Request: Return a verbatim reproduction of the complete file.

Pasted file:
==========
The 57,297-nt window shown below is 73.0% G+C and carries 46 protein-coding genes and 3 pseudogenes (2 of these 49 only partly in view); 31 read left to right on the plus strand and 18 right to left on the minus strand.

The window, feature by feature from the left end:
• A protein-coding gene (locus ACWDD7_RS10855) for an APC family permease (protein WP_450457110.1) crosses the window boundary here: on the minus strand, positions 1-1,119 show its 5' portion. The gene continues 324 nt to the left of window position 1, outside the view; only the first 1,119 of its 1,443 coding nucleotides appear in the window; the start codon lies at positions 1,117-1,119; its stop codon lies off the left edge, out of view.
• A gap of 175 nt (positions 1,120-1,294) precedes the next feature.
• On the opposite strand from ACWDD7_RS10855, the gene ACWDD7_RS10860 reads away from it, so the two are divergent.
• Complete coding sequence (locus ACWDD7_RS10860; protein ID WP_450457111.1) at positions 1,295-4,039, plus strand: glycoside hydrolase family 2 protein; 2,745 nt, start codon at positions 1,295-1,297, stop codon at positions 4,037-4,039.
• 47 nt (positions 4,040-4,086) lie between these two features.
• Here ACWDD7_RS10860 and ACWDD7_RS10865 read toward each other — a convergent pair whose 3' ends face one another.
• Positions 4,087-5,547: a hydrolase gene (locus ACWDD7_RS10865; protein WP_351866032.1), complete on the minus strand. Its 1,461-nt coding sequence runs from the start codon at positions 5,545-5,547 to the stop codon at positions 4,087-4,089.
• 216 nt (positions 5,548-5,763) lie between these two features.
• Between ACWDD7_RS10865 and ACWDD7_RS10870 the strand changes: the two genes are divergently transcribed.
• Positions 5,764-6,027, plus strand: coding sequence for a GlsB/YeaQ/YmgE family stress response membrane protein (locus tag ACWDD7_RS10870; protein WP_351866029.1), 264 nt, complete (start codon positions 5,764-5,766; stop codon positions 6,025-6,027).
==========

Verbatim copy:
The 57,297-nt window shown below is 73.0% G+C and carries 46 protein-coding genes and 3 pseudogenes (2 of these 49 only partly in view); 31 read left to right on the plus strand and 18 right to left on the minus strand.

The window, feature by feature from the left end:
• A protein-coding gene (locus ACWDD7_RS10855) for an APC family permease (protein WP_450457110.1) crosses the window boundary here: on the minus strand, positions 1-1,119 show its 5' portion. The gene continues 324 nt to the left of window position 1, outside the view; only the first 1,119 of its 1,443 coding nucleotides appear in the window; the start codon lies at positions 1,117-1,119; its stop codon lies off the left edge, out of view.
• A gap of 175 nt (positions 1,120-1,294) precedes the next feature.
• On the opposite strand from ACWDD7_RS10855, the gene ACWDD7_RS10860 reads away from it, so the two are divergent.
• Complete coding sequence (locus ACWDD7_RS10860; protein ID WP_450457111.1) at positions 1,295-4,039, plus strand: glycoside hydrolase family 2 protein; 2,745 nt, start codon at positions 1,295-1,297, stop codon at positions 4,037-4,039.
• 47 nt (positions 4,040-4,086) lie between these two features.
• Here ACWDD7_RS10860 and ACWDD7_RS10865 read toward each other — a convergent pair whose 3' ends face one another.
• Positions 4,087-5,547: a hydrolase gene (locus ACWDD7_RS10865; protein WP_351866032.1), complete on the minus strand. Its 1,461-nt coding sequence runs from the start codon at positions 5,545-5,547 to the stop codon at positions 4,087-4,089.
• 216 nt (positions 5,548-5,763) lie between these two features.
• Between ACWDD7_RS10865 and ACWDD7_RS10870 the strand changes: the two genes are divergently transcribed.
• Positions 5,764-6,027, plus strand: coding sequence for a GlsB/YeaQ/YmgE family stress response membrane protein (locus tag ACWDD7_RS10870; protein WP_351866029.1), 264 nt, complete (start codon positions 5,764-5,766; stop codon positions 6,025-6,027).